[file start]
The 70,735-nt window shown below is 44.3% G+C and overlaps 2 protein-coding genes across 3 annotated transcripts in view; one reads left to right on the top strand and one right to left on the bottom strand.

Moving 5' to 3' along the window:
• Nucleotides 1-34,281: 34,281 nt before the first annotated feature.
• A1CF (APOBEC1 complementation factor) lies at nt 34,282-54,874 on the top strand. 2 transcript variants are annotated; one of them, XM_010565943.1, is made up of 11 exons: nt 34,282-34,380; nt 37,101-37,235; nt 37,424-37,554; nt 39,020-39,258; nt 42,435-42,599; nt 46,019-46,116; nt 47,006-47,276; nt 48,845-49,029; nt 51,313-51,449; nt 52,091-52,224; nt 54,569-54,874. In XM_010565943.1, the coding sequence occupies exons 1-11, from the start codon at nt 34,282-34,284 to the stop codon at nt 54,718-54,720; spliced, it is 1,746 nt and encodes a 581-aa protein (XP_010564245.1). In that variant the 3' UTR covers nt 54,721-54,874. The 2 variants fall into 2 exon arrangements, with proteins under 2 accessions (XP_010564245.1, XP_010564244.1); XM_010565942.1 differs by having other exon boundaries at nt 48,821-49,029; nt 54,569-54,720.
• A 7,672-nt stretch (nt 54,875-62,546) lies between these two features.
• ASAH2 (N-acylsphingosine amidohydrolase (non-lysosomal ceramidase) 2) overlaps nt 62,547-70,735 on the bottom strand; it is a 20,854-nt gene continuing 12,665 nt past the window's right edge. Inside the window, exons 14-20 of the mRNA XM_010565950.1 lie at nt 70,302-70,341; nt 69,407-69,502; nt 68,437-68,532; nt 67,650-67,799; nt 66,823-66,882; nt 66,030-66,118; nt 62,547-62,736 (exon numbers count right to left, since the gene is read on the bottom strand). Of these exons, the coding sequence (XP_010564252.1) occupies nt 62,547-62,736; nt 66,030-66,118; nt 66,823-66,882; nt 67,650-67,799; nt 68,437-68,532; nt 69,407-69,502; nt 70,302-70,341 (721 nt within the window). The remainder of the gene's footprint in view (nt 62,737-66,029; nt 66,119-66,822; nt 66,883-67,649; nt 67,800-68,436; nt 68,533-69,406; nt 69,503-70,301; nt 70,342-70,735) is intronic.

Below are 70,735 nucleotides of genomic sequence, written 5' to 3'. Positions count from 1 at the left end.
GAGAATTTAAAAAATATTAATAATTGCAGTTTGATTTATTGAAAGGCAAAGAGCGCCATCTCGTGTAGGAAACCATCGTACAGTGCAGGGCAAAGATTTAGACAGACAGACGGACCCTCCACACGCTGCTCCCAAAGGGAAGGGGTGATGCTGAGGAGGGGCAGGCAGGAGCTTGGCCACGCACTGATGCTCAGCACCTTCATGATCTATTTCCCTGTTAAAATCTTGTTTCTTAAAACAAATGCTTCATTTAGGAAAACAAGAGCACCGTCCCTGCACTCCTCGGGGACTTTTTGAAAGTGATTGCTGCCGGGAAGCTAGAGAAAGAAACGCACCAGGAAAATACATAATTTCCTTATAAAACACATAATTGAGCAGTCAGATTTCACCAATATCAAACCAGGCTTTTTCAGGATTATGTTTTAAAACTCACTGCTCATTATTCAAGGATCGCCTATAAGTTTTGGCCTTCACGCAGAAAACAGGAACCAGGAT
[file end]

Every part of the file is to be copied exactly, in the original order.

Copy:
The 70,735-nt window shown below is 44.3% G+C and overlaps 2 protein-coding genes across 3 annotated transcripts in view; one reads left to right on the top strand and one right to left on the bottom strand.

Moving 5' to 3' along the window:
• Nucleotides 1-34,281: 34,281 nt before the first annotated feature.
• A1CF (APOBEC1 complementation factor) lies at nt 34,282-54,874 on the top strand. 2 transcript variants are annotated; one of them, XM_010565943.1, is made up of 11 exons: nt 34,282-34,380; nt 37,101-37,235; nt 37,424-37,554; nt 39,020-39,258; nt 42,435-42,599; nt 46,019-46,116; nt 47,006-47,276; nt 48,845-49,029; nt 51,313-51,449; nt 52,091-52,224; nt 54,569-54,874. In XM_010565943.1, the coding sequence occupies exons 1-11, from the start codon at nt 34,282-34,284 to the stop codon at nt 54,718-54,720; spliced, it is 1,746 nt and encodes a 581-aa protein (XP_010564245.1). In that variant the 3' UTR covers nt 54,721-54,874. The 2 variants fall into 2 exon arrangements, with proteins under 2 accessions (XP_010564245.1, XP_010564244.1); XM_010565942.1 differs by having other exon boundaries at nt 48,821-49,029; nt 54,569-54,720.
• A 7,672-nt stretch (nt 54,875-62,546) lies between these two features.
• ASAH2 (N-acylsphingosine amidohydrolase (non-lysosomal ceramidase) 2) overlaps nt 62,547-70,735 on the bottom strand; it is a 20,854-nt gene continuing 12,665 nt past the window's right edge. Inside the window, exons 14-20 of the mRNA XM_010565950.1 lie at nt 70,302-70,341; nt 69,407-69,502; nt 68,437-68,532; nt 67,650-67,799; nt 66,823-66,882; nt 66,030-66,118; nt 62,547-62,736 (exon numbers count right to left, since the gene is read on the bottom strand). Of these exons, the coding sequence (XP_010564252.1) occupies nt 62,547-62,736; nt 66,030-66,118; nt 66,823-66,882; nt 67,650-67,799; nt 68,437-68,532; nt 69,407-69,502; nt 70,302-70,341 (721 nt within the window). The remainder of the gene's footprint in view (nt 62,737-66,029; nt 66,119-66,822; nt 66,883-67,649; nt 67,800-68,436; nt 68,533-69,406; nt 69,503-70,301; nt 70,342-70,735) is intronic.

Below are 70,735 nucleotides of genomic sequence, written 5' to 3'. Positions count from 1 at the left end.
GAGAATTTAAAAAATATTAATAATTGCAGTTTGATTTATTGAAAGGCAAAGAGCGCCATCTCGTGTAGGAAACCATCGTACAGTGCAGGGCAAAGATTTAGACAGACAGACGGACCCTCCACACGCTGCTCCCAAAGGGAAGGGGTGATGCTGAGGAGGGGCAGGCAGGAGCTTGGCCACGCACTGATGCTCAGCACCTTCATGATCTATTTCCCTGTTAAAATCTTGTTTCTTAAAACAAATGCTTCATTTAGGAAAACAAGAGCACCGTCCCTGCACTCCTCGGGGACTTTTTGAAAGTGATTGCTGCCGGGAAGCTAGAGAAAGAAACGCACCAGGAAAATACATAATTTCCTTATAAAACACATAATTGAGCAGTCAGATTTCACCAATATCAAACCAGGCTTTTTCAGGATTATGTTTTAAAACTCACTGCTCATTATTCAAGGATCGCCTATAAGTTTTGGCCTTCACGCAGAAAACAGGAACCAGGAT